“What do you think about the planetarium? That beautiful twinkling of eternity that will never fade, no matter when. All the stars in the sky are waiting for you.”
13-minutes. The second episode felt longer than that, and the revelation that Yumemi has only 60 hours left on her battery makes me want to wish for her own eternity.
Nah, I think that’s a bit cruel. Maybe wishing her happiness is enough, as the thought of her living on forever, waiting for a new customer that will never come is too insincere. Ironically, such wishful thinking can be viewed as fruitless and unnecessary as robots obviously do not have any sort of real emotions or whatsoever. However, we’re only two episodes in and both Junker and I are now starting to thaw in face of Yumemi’s brimming smile.
Before I continue, I want to make an argument. Robots can have emotions. Human emotions are a result of organic chemicals sending signals to our brain — nothing abstract at all. Yumemi’s show of sadness, happiness, curiosity can also be considered as an emotion as hers are a combination of binary sequences that leads to a pre-programmed reaction. It doesn’t matter how it occurs, it’s about how it manifests. Various study claims tha — oh, nevermind. I-I just want to have a reason to protect her smile!
Junker’s interest and decline in hostility towards Yumemi is a testament that he simply is feeling alone — that he, as much as he doesn’t want to admit, craves some sort of interaction, be it human or not. The second episode is heavy on dialogue, but it didn’t drag nor felt boring. Every line of banter and conversation holds a deeper meaning for both the characters and the viewers. The more we listen to them, the more we understand their own perspectives and personality. The question is, do we understand ourselves better?
Yumemi has stock knowledge equal to that of a rocket scientist, and a curiosity of a 6-year old kid. For all the interesting info she has ranging from constellations, to Greek and Roman mythology, she does come up with weird questions now and then: what does it feel like to shed a tear? Is there a heaven for robots? Are all dreams supposed to be good? I feel like we can interpret these as either a question we have to answer to satisfy Yumemi’s curiosity, or a question we have to ask ourselves. As such, planetarian isn’t entirely about the duo’s narrative, given that the melancholy and bittersweet tone it evokes can also be a product of our own context on our view of what makes us human. What god do we believe in? What constitutes happiness and sadness? Is there any good dwelling in the past? The fact that Junker didn’t answer these questions directly indicates that he either doesn’t have any interest prying deeper into the topic, or he just doesn’t have a clear answer himself. These questions seem oddly heavy to take at face value — specially coming from a robot — for a hardened person like Junker. Suffice to say, I’m assuming that these questions will be of importance later on during the climax once comprehension starts to dawn on our protag.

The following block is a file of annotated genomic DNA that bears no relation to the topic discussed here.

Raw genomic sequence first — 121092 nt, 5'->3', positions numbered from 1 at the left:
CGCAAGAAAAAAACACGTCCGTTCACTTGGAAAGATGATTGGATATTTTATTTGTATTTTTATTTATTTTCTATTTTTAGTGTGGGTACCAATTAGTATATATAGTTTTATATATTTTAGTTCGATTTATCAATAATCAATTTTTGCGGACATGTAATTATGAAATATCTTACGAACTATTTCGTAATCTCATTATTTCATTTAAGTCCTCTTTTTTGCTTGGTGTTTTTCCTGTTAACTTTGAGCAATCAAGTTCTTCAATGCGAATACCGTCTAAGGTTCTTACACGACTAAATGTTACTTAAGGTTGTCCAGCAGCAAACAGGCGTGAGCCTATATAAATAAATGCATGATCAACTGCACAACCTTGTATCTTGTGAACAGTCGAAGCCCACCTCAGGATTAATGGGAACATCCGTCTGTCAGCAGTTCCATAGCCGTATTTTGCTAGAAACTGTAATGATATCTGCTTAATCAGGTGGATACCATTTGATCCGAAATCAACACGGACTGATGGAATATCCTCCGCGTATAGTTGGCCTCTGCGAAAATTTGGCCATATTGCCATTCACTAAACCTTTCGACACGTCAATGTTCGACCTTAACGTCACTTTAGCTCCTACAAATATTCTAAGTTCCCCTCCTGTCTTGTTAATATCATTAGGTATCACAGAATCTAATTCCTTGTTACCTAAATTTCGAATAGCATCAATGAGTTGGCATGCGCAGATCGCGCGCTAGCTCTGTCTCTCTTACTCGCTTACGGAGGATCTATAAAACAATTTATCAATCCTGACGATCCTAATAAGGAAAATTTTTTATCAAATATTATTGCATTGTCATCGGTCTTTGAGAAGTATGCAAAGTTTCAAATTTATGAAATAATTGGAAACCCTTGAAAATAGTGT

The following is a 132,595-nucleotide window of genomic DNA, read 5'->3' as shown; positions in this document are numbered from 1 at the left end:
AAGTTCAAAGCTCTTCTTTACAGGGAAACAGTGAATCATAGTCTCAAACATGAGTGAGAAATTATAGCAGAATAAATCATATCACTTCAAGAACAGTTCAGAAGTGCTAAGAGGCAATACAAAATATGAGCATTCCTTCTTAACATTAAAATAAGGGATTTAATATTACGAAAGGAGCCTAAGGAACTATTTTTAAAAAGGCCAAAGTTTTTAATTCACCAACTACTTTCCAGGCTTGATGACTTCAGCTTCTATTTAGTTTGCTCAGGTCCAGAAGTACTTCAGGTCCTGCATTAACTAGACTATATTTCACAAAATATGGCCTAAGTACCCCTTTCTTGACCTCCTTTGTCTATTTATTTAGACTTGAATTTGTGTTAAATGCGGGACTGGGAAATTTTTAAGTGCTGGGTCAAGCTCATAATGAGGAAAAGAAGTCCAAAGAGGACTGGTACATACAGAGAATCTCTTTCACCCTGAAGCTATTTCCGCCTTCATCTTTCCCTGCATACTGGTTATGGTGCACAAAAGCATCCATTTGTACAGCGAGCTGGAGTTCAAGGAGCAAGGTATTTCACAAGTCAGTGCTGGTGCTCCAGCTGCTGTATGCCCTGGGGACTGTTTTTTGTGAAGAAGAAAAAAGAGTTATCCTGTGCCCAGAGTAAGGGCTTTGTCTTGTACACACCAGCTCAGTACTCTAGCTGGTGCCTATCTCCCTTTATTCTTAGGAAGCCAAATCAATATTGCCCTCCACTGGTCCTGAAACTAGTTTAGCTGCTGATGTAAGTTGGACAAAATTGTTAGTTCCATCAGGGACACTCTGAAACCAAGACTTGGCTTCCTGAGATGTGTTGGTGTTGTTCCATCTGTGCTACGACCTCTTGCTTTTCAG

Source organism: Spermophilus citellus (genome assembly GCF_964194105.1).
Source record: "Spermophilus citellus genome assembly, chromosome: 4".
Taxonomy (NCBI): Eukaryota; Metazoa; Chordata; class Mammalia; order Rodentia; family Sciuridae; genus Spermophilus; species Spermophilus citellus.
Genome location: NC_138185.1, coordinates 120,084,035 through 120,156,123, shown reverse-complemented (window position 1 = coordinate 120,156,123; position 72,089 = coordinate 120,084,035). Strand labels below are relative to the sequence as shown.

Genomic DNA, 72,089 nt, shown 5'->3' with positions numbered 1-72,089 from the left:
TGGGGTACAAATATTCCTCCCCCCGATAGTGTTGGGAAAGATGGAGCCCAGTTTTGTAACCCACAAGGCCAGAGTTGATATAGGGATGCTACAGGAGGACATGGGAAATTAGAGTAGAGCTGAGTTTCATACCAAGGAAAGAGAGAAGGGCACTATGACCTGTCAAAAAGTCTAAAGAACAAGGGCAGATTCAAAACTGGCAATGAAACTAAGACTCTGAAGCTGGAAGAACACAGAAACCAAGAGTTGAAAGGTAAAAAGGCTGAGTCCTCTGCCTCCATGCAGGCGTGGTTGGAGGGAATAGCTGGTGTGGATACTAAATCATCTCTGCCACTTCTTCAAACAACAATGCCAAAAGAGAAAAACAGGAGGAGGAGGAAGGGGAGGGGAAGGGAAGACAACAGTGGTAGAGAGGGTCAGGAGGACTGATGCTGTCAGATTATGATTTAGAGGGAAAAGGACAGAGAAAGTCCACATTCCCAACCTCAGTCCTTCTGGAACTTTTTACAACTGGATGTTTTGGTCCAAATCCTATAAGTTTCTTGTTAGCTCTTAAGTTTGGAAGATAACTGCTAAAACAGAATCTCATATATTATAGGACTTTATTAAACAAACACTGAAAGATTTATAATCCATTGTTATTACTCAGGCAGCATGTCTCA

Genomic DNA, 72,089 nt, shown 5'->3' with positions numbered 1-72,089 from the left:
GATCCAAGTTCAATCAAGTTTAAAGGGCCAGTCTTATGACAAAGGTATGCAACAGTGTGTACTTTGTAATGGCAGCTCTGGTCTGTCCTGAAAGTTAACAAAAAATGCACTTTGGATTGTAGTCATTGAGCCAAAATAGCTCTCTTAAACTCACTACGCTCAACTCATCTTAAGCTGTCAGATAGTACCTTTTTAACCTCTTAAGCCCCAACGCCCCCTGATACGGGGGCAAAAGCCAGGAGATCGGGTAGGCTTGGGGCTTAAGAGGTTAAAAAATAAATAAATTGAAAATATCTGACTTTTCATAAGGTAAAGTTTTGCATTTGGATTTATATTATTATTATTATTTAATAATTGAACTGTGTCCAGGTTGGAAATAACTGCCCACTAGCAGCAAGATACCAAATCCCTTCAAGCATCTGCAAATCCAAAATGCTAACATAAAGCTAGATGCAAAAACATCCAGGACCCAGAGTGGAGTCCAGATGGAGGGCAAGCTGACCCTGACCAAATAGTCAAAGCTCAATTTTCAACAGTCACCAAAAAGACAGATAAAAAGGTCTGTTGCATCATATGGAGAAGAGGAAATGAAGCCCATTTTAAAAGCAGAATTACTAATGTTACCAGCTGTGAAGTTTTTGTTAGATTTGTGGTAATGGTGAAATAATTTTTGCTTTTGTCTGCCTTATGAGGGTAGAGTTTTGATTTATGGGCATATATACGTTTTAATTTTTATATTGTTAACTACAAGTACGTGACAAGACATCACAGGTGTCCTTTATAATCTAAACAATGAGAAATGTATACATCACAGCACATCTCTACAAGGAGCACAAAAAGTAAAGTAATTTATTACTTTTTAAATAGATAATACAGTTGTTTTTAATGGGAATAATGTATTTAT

I’m really loving planetarian‘s pace. The first two episodes are shorter than your average sho, though it felt like I’ve known Junker and Yumemi far longer than the duration of what I’ve watched. planetarian doesn’t drag and elaborate on mundane and unnecessary details. It simply displays the core points of the story, and moves on to the next. It has already been established from the first episode that Junker is interested with Yumemi, which makes the character progression in this episode feel natural and obvious. From an abrasive MC, to someone who’s actually a nice guy over all, planetarian did it in one quick stroke. With that said, I think this kind of pacing is best considering that the show will only last for 5 episodes.
Parting thoughts to end this post:
- Yumemi’s character design deserves a 10/10. Her glowing ribbon that changes colors to match her status/mood is sleek!
- Last time I’ve been in a planetarium was 8 or so years ago. It was boring.
- planetarian‘s setting reminds me of Fallout.
- First time the OST/BGM stood out for me. Episode 1 lacked music but it didn’t really matter at that time.
Suffice to say, this show is slowly planting itself firmly into my Top 3 list for this season. Looks like next episode will have some tear-jerking moments now that Miss Jena is fixed. If I were you, I’d keep a hanky handy. Until then!